By Sarah Vander Schaaff Nancy Baum Lipsitz remembers the night the pain began. She’d had a glass of white wine with a friend and went to bed with a terrible headache. The next day, she still felt horrible, the beginning of what she called a “rolling tide” of near constant migraines and lower level headaches. For three years she dealt with the symptoms. Sometimes she got tunnel vision, or a visual aura, a warning that a big headache was on the way. Those felt like “someone taking a pick and jabbing it through my nose and eye,” she said. Then there was the vomiting, numbness and sensitivity to light and noise. Her speech slurred. Less severe headaches felt like a “hangover.” She stopped exercising, socializing and overseeing her 15-year-old daughter’s homework, relying instead on her daughter to take care of her, bringing an ice pack, medication or whatever else she needed when a migraine attacked. “Everything you are as a human being gets stripped away,” Lipsitz said of what was ultimately diagnosed as refractory migraine. The one thing she did not give up was her work. As director of anesthesiology at Carnegie Hill Endoscopy in New York, she knew patients and staff depended on her. “I am not going to let a migraine shut me in the bedroom,” she said. She showed up at 6 a.m., no matter the pain. © 1996-2018 The Washington Post

Related chapters from BN8e: Chapter 8: General Principles of Sensory Processing, Touch, and Pain
Related chapters from MM:Chapter 5: The Sensorimotor System
Link ID: 25745 - Posted: 12.03.2018

Exposure to uncomfortable sensations elicits a wide range of appropriate and quick reactions, from reflexive withdrawal to more complex feelings and behaviors. To better understand the body’s innate response to harmful activity, researchers at the National Center for Complementary and Integrative Health (NCCIH), part of the National Institutes of Health, have identified activity in the brain that governs these reactions. Using heat as the source of discomfort, experiments conducted by the center’s intramural program showed that bodily responses to pain are controlled by a neural pathway involving heightened activity in the spinal cord and two parts of the brainstem. Results of the study were published in the journal Neuron. “Much is known about local spinal cord circuits for simple reflexive responses, but the mechanisms underlying more complex behaviors remain poorly understood,” said Alexander T. Chesler, Ph.D., a Stadtman Investigator at NCCIH and senior author of the study. “We set out to describe the brain pathway that controls motor responses and involuntary behaviors when the body is faced with painful experiences.” Just as people respond to increasingly uncomfortable surfaces like a sandy beach on a hot day by lifting their feet, hopping, and eventually running to a water source, so, too, do laboratory models show a predictable sequence of behaviors. Experiments showed that the parts of a brainstem involved in this circuit are the parabrachial nucleus (PBNI) and the dorsal reticular formation in the medulla (MdD). A specific group of nerve cells in the PBNI is activated by standing on a hot surface, triggering escape responses through connections to the MdD. These PBNI cells express a gene called Tac1, which codes for substances called tachykinins that participate in many functions in the body and contribute to multiple disease processes. The MdD cells involved in this circuit also express Tac1. A different group of cells in the PBNI participates in the aspects of the response to noxious heat that involve the forebrain.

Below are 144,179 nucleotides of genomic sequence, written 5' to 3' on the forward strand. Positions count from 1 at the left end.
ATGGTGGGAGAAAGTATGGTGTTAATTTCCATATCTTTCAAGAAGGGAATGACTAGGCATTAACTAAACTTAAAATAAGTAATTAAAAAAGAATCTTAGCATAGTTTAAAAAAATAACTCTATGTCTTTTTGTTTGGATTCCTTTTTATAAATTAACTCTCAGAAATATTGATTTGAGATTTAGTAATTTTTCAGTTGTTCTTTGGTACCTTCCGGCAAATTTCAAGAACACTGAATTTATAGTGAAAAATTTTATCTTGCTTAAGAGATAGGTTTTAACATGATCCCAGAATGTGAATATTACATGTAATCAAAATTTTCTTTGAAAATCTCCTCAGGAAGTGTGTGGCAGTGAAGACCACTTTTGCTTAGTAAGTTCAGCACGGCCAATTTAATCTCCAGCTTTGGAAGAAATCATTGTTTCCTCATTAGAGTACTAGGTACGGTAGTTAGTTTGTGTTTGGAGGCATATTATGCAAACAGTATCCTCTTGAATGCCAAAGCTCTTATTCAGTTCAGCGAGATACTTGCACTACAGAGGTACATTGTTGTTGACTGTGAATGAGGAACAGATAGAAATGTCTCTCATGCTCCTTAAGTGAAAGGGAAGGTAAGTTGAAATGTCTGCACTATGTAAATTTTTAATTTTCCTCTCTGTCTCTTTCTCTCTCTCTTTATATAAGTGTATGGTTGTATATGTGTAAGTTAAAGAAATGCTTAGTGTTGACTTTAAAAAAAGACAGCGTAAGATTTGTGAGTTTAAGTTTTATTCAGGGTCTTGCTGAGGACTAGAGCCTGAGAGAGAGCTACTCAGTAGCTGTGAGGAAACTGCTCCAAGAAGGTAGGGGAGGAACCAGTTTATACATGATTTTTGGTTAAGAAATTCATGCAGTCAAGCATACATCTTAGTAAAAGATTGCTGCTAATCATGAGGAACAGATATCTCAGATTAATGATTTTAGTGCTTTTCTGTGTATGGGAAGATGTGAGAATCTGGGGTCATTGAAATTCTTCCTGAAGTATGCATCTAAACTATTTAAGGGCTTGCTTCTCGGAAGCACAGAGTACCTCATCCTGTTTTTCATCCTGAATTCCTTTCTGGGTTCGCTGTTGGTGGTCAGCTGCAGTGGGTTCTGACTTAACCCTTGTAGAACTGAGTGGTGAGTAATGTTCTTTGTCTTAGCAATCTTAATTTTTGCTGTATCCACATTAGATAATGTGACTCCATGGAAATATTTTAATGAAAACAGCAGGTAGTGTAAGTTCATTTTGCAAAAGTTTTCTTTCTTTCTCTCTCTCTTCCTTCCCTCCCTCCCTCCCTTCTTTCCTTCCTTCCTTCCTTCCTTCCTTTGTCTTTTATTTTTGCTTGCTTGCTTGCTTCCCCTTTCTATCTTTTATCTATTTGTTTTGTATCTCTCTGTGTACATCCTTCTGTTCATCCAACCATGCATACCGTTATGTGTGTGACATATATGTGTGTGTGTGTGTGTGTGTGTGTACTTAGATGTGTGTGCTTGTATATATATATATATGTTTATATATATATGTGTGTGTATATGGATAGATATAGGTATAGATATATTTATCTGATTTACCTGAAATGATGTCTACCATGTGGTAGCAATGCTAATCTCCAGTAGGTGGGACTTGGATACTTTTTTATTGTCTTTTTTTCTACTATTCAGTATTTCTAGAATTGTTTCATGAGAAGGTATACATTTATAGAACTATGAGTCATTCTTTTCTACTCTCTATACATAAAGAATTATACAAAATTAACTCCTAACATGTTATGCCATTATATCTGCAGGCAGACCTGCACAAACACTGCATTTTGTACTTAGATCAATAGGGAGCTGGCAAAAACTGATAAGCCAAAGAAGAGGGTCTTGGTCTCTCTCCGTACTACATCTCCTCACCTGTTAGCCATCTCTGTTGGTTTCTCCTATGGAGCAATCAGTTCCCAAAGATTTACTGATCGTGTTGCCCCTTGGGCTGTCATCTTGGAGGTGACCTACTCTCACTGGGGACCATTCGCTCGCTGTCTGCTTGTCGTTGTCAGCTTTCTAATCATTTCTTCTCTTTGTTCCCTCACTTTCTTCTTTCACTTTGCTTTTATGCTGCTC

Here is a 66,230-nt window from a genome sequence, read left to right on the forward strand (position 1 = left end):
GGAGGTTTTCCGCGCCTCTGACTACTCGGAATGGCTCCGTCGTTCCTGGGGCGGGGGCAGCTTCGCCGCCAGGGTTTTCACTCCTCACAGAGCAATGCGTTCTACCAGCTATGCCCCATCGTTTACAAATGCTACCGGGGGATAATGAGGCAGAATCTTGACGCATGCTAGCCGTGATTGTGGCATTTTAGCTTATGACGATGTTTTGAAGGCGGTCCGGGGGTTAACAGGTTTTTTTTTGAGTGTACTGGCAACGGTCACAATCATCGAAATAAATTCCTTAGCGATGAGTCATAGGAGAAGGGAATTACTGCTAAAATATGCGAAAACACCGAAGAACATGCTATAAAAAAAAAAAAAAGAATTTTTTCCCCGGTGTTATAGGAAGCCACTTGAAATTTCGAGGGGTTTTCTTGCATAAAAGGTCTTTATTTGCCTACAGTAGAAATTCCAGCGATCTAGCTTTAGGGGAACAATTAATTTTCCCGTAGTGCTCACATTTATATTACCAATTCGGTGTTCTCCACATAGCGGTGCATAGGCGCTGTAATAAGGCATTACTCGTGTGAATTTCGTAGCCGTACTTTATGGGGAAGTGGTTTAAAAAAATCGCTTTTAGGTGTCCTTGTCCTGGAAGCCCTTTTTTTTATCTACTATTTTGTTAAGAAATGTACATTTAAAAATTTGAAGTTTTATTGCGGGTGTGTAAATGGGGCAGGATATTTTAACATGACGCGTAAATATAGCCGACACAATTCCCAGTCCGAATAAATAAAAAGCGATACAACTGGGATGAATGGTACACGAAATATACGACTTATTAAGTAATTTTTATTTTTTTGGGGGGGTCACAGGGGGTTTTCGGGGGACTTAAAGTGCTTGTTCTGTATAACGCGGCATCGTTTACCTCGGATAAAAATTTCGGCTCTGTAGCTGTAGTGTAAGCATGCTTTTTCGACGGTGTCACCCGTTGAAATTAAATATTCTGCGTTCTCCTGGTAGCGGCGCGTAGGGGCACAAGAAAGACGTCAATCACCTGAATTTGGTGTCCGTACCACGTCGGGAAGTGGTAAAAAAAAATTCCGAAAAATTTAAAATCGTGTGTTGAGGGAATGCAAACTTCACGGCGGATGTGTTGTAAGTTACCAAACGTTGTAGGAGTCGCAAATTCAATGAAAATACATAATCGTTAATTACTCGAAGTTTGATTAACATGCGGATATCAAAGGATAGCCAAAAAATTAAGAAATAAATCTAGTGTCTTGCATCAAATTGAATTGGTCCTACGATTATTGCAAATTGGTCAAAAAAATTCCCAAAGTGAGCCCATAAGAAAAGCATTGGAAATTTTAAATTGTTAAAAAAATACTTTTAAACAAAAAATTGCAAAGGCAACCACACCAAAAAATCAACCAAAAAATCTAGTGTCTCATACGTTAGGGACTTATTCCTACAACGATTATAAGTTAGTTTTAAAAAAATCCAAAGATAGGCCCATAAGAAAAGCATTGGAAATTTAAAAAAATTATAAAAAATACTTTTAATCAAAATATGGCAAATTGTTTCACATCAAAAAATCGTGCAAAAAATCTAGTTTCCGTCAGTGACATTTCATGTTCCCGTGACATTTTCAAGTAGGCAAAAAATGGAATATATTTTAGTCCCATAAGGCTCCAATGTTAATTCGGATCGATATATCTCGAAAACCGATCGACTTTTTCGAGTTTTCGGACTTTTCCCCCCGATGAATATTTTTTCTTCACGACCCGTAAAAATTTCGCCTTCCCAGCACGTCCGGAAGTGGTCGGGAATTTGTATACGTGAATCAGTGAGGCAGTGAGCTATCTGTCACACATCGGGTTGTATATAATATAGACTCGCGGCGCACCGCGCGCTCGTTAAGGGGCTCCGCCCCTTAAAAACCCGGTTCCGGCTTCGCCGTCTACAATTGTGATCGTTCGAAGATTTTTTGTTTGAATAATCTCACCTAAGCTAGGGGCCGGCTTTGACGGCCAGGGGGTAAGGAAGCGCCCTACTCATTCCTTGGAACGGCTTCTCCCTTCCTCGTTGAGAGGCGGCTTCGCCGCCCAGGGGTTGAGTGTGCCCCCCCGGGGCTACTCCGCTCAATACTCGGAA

Related chapters from BN8e: Chapter 8: General Principles of Sensory Processing, Touch, and Pain
Related chapters from MM:Chapter 5: The Sensorimotor System
Link ID: 25696 - Posted: 11.17.2018